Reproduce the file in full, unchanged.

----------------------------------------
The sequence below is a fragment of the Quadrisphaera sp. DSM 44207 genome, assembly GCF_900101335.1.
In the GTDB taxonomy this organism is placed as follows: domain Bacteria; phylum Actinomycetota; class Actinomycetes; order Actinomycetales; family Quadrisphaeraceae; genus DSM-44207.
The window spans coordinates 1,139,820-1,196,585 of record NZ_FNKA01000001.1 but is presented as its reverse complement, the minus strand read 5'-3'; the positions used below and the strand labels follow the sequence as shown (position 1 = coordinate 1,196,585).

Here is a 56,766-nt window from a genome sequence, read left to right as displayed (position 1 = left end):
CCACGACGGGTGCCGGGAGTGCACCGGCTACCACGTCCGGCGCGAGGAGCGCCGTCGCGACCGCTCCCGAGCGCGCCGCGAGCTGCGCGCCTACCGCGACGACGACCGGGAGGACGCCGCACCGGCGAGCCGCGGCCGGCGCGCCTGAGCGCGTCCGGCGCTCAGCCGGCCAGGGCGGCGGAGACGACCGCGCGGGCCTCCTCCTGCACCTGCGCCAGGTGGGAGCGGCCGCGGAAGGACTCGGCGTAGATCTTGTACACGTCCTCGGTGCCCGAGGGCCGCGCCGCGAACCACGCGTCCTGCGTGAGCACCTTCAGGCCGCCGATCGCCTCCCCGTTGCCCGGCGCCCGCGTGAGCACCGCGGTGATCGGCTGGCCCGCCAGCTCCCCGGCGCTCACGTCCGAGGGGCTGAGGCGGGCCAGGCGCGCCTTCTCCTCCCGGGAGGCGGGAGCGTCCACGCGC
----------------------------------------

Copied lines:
The sequence below is a fragment of the Quadrisphaera sp. DSM 44207 genome, assembly GCF_900101335.1.
In the GTDB taxonomy this organism is placed as follows: domain Bacteria; phylum Actinomycetota; class Actinomycetes; order Actinomycetales; family Quadrisphaeraceae; genus DSM-44207.
The window spans coordinates 1,139,820-1,196,585 of record NZ_FNKA01000001.1 but is presented as its reverse complement, the minus strand read 5'-3'; the positions used below and the strand labels follow the sequence as shown (position 1 = coordinate 1,196,585).

Here is a 56,766-nt window from a genome sequence, read left to right as displayed (position 1 = left end):
CCACGACGGGTGCCGGGAGTGCACCGGCTACCACGTCCGGCGCGAGGAGCGCCGTCGCGACCGCTCCCGAGCGCGCCGCGAGCTGCGCGCCTACCGCGACGACGACCGGGAGGACGCCGCACCGGCGAGCCGCGGCCGGCGCGCCTGAGCGCGTCCGGCGCTCAGCCGGCCAGGGCGGCGGAGACGACCGCGCGGGCCTCCTCCTGCACCTGCGCCAGGTGGGAGCGGCCGCGGAAGGACTCGGCGTAGATCTTGTACACGTCCTCGGTGCCCGAGGGCCGCGCCGCGAACCACGCGTCCTGCGTGAGCACCTTCAGGCCGCCGATCGCCTCCCCGTTGCCCGGCGCCCGCGTGAGCACCGCGGTGATCGGCTGGCCCGCCAGCTCCCCGGCGCTCACGTCCGAGGGGCTGAGGCGGGCCAGGCGCGCCTTCTCCTCCCGGGAGGCGGGAGCGTCCACGCGC